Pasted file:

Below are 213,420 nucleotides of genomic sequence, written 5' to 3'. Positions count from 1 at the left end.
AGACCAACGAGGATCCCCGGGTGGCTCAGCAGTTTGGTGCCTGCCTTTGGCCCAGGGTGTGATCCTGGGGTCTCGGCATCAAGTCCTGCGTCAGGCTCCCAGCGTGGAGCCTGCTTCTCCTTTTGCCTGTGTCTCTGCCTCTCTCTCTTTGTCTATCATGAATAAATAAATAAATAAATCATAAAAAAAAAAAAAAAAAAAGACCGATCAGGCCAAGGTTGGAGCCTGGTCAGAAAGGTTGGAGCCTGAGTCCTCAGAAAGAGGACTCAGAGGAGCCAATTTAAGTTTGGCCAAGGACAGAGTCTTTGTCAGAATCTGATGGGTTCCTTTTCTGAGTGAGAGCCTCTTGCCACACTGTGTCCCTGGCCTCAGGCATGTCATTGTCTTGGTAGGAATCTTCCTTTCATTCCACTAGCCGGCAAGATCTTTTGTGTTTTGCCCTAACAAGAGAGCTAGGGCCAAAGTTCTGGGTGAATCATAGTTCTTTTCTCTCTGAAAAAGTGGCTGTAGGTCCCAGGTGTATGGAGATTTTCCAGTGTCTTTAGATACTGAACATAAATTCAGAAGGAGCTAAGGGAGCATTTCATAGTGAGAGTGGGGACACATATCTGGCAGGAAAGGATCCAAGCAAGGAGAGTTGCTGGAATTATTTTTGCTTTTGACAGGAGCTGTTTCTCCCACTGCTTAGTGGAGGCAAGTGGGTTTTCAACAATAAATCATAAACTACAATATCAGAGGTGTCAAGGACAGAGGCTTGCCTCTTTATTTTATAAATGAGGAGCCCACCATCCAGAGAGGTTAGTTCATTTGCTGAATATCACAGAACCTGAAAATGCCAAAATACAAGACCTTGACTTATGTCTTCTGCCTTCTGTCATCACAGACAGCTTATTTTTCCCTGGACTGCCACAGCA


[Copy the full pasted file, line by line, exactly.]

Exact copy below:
Below are 213,420 nucleotides of genomic sequence, written 5' to 3'. Positions count from 1 at the left end.
AGACCAACGAGGATCCCCGGGTGGCTCAGCAGTTTGGTGCCTGCCTTTGGCCCAGGGTGTGATCCTGGGGTCTCGGCATCAAGTCCTGCGTCAGGCTCCCAGCGTGGAGCCTGCTTCTCCTTTTGCCTGTGTCTCTGCCTCTCTCTCTTTGTCTATCATGAATAAATAAATAAATAAATCATAAAAAAAAAAAAAAAAAAAGACCGATCAGGCCAAGGTTGGAGCCTGGTCAGAAAGGTTGGAGCCTGAGTCCTCAGAAAGAGGACTCAGAGGAGCCAATTTAAGTTTGGCCAAGGACAGAGTCTTTGTCAGAATCTGATGGGTTCCTTTTCTGAGTGAGAGCCTCTTGCCACACTGTGTCCCTGGCCTCAGGCATGTCATTGTCTTGGTAGGAATCTTCCTTTCATTCCACTAGCCGGCAAGATCTTTTGTGTTTTGCCCTAACAAGAGAGCTAGGGCCAAAGTTCTGGGTGAATCATAGTTCTTTTCTCTCTGAAAAAGTGGCTGTAGGTCCCAGGTGTATGGAGATTTTCCAGTGTCTTTAGATACTGAACATAAATTCAGAAGGAGCTAAGGGAGCATTTCATAGTGAGAGTGGGGACACATATCTGGCAGGAAAGGATCCAAGCAAGGAGAGTTGCTGGAATTATTTTTGCTTTTGACAGGAGCTGTTTCTCCCACTGCTTAGTGGAGGCAAGTGGGTTTTCAACAATAAATCATAAACTACAATATCAGAGGTGTCAAGGACAGAGGCTTGCCTCTTTATTTTATAAATGAGGAGCCCACCATCCAGAGAGGTTAGTTCATTTGCTGAATATCACAGAACCTGAAAATGCCAAAATACAAGACCTTGACTTATGTCTTCTGCCTTCTGTCATCACAGACAGCTTATTTTTCCCTGGACTGCCACAGCA